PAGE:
|Matthew Henry's Concise Commentary|
4:14-21 In reproving for sin, we should distinguish between sinners and their sins. Reproofs that kindly and affectionately warn, are likely to reform. Though the apostle spoke with authority as a parent, he would rather beseech them in love. And as ministers are to set an example, others must follow them, as far as they follow Christ in faith and practice. Christians may mistake and differ in their views, but Christ and Christian truth are the same yesterday, to-day, and for ever. Whenever the gospel is effectual, it comes not in word only, but also in power, by the Holy Spirit, quickening dead sinners, delivering persons from the slavery of sin and Satan, renewing them both inwardly and outwardly, and comforting, strengthening, and establishing the saints, which cannot be done by the persuasive language of men, but by the power of God. And it is a happy temper, to have the spirit of love and meekness bear the rule, yet to maintain just authority.
Verse 18. - Are puffed up; rather, were puffed up; at the time that they made these disparaging comparisons of me with others. As though I would not come to you; rather, as though I were not coming to you. St. Paul was on the eve of starting for Macedonia on his way to visit them (1 Corinthians 16:5), but, owing to the grievous state of the Church, he subsequently changed his purpose (2 Corinthians 1:15, 23). When he left them he had promised to return, "if God wilt" (Acts 18:21). His many enemies and critics were likely to say, "He is afraid to come himself, and so he sends Timothy." They flattered themselves that he was alarmed by their culture and intellectualism.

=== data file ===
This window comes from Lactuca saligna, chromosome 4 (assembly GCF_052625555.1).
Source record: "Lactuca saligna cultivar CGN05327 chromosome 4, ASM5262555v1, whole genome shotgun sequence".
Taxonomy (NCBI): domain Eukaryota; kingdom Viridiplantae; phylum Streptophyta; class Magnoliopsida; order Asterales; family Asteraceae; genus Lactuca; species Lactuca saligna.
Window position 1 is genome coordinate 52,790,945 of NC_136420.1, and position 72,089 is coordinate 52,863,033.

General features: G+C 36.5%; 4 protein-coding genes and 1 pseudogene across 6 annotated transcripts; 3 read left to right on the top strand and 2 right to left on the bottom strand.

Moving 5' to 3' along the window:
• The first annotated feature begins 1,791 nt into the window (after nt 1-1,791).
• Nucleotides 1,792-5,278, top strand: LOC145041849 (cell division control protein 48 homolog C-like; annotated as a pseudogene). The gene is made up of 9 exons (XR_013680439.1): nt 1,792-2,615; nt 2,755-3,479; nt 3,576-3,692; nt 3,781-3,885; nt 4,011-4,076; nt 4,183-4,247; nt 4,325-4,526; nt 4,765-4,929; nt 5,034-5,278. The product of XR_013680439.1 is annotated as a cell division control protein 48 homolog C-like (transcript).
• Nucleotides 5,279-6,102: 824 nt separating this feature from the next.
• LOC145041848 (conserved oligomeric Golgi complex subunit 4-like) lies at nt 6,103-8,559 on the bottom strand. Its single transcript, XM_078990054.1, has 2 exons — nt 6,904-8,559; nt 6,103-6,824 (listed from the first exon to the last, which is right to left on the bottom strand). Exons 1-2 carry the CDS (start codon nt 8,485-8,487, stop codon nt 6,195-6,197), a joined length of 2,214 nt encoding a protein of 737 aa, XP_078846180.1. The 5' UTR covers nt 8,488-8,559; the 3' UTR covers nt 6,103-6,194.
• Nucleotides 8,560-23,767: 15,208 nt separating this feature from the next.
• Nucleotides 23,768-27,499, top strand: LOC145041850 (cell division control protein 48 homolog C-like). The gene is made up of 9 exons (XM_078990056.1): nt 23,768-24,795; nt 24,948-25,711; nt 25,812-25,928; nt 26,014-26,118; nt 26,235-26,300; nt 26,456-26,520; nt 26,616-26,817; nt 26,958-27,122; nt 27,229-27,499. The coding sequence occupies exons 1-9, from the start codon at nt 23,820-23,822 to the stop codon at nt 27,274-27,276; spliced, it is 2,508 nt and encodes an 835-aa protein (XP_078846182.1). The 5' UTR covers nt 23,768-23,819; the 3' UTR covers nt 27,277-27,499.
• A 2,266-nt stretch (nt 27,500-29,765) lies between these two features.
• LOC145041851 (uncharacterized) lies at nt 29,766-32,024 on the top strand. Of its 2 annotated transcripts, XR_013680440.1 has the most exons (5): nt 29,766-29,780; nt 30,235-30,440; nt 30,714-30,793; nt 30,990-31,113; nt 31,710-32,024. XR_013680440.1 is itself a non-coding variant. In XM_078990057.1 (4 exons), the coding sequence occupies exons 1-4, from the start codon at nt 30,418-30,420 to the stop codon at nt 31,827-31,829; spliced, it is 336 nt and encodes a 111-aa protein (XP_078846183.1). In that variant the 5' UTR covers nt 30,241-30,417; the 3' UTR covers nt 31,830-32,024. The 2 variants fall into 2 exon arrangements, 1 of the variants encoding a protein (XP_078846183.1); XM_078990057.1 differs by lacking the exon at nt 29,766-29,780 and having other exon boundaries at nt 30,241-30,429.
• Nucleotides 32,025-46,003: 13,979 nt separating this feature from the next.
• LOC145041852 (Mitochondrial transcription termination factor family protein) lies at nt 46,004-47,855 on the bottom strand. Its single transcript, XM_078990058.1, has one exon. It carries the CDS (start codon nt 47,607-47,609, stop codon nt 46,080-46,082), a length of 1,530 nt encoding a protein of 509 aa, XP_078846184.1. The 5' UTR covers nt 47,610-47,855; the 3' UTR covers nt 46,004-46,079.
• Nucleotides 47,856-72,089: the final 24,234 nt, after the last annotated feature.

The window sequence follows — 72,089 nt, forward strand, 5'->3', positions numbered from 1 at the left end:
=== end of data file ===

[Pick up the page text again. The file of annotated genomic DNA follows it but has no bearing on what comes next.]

Gill's Exposition of the Entire Bible
Now some are puffed up,.... Some with their gifts, learning, and eloquence, and with the high station they were in, in the church; believing they should continue therein undisturbed, thinking them selves safe and secure through the absence of the apostle, and which they flattered themselves would always be the case:
as though I would not come to you; and others that were for Apollos and Cephas against Paul, were puffed up against their fellow members on the same account; hoping they should never see him more, to put them in any other situation than what they were in, by demolishing their factions and parties; and others, as the incestuous person, and those that took encouragement to sin by his example, were also puffed up upon this score, and mourned not over, nor repented of their iniquities, but remained secure and hardened; believing the apostle would never more come among them, to call them to an account for their malpractices.
Jamieson-Fausset-Brown Bible Commentary
18. some … as though I would not come—He guards against some misconstruing (as by the Spirit he foresees they will, when his letter shall have arrived) his sending Timothy, "as though" he "would not come" (or, "were not coming") himself. A puffed-up spirit was the besetting sin of the Corinthians (compare 1Co 1:11; 5:2).
1 Corinthians 4:18 Parallel Commentaries
1 Corinthians 4:18 NIV
1 Corinthians 4:18 NLT
1 Corinthians 4:18 ESV
1 Corinthians 4:18 NASB
1 Corinthians 4:18 KJV
Bible Hub: Online Parallel Bible